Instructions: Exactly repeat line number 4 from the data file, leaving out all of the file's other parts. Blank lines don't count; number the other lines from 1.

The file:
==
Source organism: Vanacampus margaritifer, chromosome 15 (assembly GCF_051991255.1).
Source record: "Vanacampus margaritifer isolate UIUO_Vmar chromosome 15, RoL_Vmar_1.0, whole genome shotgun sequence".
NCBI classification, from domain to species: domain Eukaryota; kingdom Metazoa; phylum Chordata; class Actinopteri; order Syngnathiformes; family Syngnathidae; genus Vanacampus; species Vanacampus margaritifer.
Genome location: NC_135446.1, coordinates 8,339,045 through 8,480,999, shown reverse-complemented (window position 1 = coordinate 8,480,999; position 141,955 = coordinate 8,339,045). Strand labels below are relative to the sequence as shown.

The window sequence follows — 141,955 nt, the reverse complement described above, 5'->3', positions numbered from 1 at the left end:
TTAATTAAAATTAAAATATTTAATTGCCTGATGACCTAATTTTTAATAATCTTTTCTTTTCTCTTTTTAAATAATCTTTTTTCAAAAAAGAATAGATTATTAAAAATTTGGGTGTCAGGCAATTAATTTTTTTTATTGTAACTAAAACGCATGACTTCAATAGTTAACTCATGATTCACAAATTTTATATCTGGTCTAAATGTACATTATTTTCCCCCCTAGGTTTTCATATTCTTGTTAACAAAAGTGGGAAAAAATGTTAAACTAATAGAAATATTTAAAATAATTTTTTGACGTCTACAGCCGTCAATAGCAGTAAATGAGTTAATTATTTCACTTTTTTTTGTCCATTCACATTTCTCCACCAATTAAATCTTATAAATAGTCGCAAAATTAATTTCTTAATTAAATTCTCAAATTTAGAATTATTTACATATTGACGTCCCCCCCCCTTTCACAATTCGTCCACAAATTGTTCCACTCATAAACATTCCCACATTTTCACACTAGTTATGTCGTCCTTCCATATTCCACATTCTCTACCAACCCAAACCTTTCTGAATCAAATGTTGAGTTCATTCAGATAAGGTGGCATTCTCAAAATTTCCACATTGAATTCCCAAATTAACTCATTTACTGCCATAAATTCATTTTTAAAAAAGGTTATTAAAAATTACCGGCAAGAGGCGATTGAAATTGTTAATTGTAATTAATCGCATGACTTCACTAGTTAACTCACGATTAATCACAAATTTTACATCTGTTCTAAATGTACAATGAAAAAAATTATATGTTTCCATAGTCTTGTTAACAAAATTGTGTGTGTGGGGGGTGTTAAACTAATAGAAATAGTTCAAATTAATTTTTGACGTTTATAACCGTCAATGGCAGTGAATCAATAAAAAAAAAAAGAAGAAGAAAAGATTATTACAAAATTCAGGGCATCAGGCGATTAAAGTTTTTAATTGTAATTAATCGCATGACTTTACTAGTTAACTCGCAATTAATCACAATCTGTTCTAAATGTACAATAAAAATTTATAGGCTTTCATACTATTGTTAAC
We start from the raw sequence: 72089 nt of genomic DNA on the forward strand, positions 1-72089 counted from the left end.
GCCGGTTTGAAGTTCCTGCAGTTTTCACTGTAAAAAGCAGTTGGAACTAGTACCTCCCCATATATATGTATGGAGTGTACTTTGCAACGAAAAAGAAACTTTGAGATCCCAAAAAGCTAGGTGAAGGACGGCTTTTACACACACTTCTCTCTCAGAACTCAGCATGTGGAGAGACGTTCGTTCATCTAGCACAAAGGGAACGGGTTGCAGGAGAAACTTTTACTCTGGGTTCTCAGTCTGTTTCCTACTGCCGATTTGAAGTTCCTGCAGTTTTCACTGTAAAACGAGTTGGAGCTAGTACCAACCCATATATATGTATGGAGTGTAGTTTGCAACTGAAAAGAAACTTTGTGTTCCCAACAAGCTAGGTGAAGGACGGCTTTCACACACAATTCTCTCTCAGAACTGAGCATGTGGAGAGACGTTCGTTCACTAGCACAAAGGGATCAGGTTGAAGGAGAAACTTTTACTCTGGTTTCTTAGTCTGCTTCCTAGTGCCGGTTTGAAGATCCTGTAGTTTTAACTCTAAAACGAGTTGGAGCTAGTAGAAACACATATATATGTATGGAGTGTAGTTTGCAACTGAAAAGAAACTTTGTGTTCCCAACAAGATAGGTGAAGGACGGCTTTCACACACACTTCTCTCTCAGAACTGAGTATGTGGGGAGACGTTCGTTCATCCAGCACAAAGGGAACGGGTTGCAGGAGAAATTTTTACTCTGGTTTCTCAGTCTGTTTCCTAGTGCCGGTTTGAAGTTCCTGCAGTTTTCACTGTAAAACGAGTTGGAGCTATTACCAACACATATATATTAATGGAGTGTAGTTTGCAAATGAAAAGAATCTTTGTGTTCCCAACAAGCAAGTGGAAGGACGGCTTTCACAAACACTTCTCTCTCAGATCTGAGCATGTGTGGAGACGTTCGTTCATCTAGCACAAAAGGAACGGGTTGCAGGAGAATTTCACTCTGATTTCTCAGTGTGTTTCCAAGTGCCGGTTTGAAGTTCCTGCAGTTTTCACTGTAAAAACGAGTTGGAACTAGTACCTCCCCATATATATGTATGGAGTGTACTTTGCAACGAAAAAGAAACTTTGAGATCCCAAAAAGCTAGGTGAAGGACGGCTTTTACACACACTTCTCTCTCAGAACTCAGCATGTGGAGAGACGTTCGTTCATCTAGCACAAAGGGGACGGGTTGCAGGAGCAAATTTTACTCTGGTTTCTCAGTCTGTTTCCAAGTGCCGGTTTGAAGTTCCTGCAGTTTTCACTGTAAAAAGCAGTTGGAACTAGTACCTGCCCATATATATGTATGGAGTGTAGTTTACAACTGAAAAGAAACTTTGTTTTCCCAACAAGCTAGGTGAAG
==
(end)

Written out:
Genome location: NC_135446.1, coordinates 8,339,045 through 8,480,999, shown reverse-complemented (window position 1 = coordinate 8,480,999; position 141,955 = coordinate 8,339,045). Strand labels below are relative to the sequence as shown.